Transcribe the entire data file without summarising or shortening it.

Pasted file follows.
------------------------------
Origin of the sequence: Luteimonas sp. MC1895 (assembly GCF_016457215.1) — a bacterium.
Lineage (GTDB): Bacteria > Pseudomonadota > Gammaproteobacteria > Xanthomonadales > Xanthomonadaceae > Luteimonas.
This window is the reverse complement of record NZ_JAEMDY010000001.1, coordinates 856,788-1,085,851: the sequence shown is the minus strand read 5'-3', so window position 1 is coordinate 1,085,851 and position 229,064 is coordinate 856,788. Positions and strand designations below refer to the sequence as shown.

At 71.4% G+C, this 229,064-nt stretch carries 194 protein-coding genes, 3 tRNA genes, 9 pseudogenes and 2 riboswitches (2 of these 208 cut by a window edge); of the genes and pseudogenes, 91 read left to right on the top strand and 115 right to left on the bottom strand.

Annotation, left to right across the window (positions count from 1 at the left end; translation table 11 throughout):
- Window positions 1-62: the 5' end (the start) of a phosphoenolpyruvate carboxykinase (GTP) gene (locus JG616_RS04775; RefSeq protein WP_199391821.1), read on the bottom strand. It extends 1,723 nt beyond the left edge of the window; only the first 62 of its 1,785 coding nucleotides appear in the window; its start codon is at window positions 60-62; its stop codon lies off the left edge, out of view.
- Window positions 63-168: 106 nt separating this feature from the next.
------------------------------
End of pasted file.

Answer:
Origin of the sequence: Luteimonas sp. MC1895 (assembly GCF_016457215.1) — a bacterium.
Lineage (GTDB): Bacteria > Pseudomonadota > Gammaproteobacteria > Xanthomonadales > Xanthomonadaceae > Luteimonas.
This window is the reverse complement of record NZ_JAEMDY010000001.1, coordinates 856,788-1,085,851: the sequence shown is the minus strand read 5'-3', so window position 1 is coordinate 1,085,851 and position 229,064 is coordinate 856,788. Positions and strand designations below refer to the sequence as shown.

At 71.4% G+C, this 229,064-nt stretch carries 194 protein-coding genes, 3 tRNA genes, 9 pseudogenes and 2 riboswitches (2 of these 208 cut by a window edge); of the genes and pseudogenes, 91 read left to right on the top strand and 115 right to left on the bottom strand.

Annotation, left to right across the window (positions count from 1 at the left end; translation table 11 throughout):
- Window positions 1-62: the 5' end (the start) of a phosphoenolpyruvate carboxykinase (GTP) gene (locus JG616_RS04775; RefSeq protein WP_199391821.1), read on the bottom strand. It extends 1,723 nt beyond the left edge of the window; only the first 62 of its 1,785 coding nucleotides appear in the window; its start codon is at window positions 60-62; its stop codon lies off the left edge, out of view.
- Window positions 63-168: 106 nt separating this feature from the next.